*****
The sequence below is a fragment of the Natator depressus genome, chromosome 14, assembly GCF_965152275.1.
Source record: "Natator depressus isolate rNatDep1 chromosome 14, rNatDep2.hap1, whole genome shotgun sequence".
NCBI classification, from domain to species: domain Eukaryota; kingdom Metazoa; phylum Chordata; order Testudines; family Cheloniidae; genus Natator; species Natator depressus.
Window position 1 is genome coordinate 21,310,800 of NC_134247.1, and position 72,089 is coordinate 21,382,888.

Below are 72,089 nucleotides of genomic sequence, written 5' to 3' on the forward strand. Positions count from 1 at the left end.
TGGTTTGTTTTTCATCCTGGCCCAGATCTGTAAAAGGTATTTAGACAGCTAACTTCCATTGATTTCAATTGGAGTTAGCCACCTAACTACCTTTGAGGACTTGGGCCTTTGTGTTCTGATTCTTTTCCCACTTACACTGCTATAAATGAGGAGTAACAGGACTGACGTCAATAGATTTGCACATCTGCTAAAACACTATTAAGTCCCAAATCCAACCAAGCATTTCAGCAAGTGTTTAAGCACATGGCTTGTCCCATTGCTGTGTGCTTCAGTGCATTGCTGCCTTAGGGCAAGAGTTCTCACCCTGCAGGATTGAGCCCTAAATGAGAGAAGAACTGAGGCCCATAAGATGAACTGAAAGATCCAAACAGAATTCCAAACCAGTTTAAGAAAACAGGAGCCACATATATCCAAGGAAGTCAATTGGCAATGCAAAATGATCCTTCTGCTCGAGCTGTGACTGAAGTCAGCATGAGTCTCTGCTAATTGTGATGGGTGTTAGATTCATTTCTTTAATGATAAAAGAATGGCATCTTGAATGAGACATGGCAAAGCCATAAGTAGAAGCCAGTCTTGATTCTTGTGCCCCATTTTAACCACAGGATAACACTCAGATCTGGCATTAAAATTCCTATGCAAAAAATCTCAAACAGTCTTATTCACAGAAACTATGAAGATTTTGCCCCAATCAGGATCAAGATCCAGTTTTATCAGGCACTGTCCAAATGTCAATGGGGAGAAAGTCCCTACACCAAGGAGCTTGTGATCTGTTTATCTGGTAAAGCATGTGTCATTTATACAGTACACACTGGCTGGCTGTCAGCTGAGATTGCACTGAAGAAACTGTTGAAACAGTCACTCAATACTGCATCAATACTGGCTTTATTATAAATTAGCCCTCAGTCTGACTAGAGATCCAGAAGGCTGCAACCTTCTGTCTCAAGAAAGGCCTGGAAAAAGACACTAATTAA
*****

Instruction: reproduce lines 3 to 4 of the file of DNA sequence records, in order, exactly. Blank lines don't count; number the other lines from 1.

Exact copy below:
NCBI classification, from domain to species: domain Eukaryota; kingdom Metazoa; phylum Chordata; order Testudines; family Cheloniidae; genus Natator; species Natator depressus.
Window position 1 is genome coordinate 21,310,800 of NC_134247.1, and position 72,089 is coordinate 21,382,888.